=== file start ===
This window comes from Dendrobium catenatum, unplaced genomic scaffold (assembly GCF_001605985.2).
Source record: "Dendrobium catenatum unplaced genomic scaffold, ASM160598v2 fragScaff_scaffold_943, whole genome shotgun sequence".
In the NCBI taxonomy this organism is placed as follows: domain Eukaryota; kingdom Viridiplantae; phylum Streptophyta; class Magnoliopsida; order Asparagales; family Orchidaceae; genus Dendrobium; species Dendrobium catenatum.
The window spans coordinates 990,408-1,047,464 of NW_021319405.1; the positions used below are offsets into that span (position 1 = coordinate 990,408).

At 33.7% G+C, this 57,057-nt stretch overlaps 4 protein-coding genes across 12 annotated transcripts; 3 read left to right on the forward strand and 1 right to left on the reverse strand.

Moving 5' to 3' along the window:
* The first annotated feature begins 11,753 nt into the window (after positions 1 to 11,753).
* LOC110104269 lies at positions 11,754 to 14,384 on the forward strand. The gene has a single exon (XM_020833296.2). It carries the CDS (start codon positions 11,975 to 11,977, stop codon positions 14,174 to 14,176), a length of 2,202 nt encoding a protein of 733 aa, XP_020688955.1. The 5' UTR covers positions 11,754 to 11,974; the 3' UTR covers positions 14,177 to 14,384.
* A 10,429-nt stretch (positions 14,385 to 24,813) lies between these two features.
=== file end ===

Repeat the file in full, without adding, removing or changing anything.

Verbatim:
This window comes from Dendrobium catenatum, unplaced genomic scaffold (assembly GCF_001605985.2).
Source record: "Dendrobium catenatum unplaced genomic scaffold, ASM160598v2 fragScaff_scaffold_943, whole genome shotgun sequence".
In the NCBI taxonomy this organism is placed as follows: domain Eukaryota; kingdom Viridiplantae; phylum Streptophyta; class Magnoliopsida; order Asparagales; family Orchidaceae; genus Dendrobium; species Dendrobium catenatum.
The window spans coordinates 990,408-1,047,464 of NW_021319405.1; the positions used below are offsets into that span (position 1 = coordinate 990,408).

At 33.7% G+C, this 57,057-nt stretch overlaps 4 protein-coding genes across 12 annotated transcripts; 3 read left to right on the forward strand and 1 right to left on the reverse strand.

Moving 5' to 3' along the window:
* The first annotated feature begins 11,753 nt into the window (after positions 1 to 11,753).
* LOC110104269 lies at positions 11,754 to 14,384 on the forward strand. The gene has a single exon (XM_020833296.2). It carries the CDS (start codon positions 11,975 to 11,977, stop codon positions 14,174 to 14,176), a length of 2,202 nt encoding a protein of 733 aa, XP_020688955.1. The 5' UTR covers positions 11,754 to 11,974; the 3' UTR covers positions 14,177 to 14,384.
* A 10,429-nt stretch (positions 14,385 to 24,813) lies between these two features.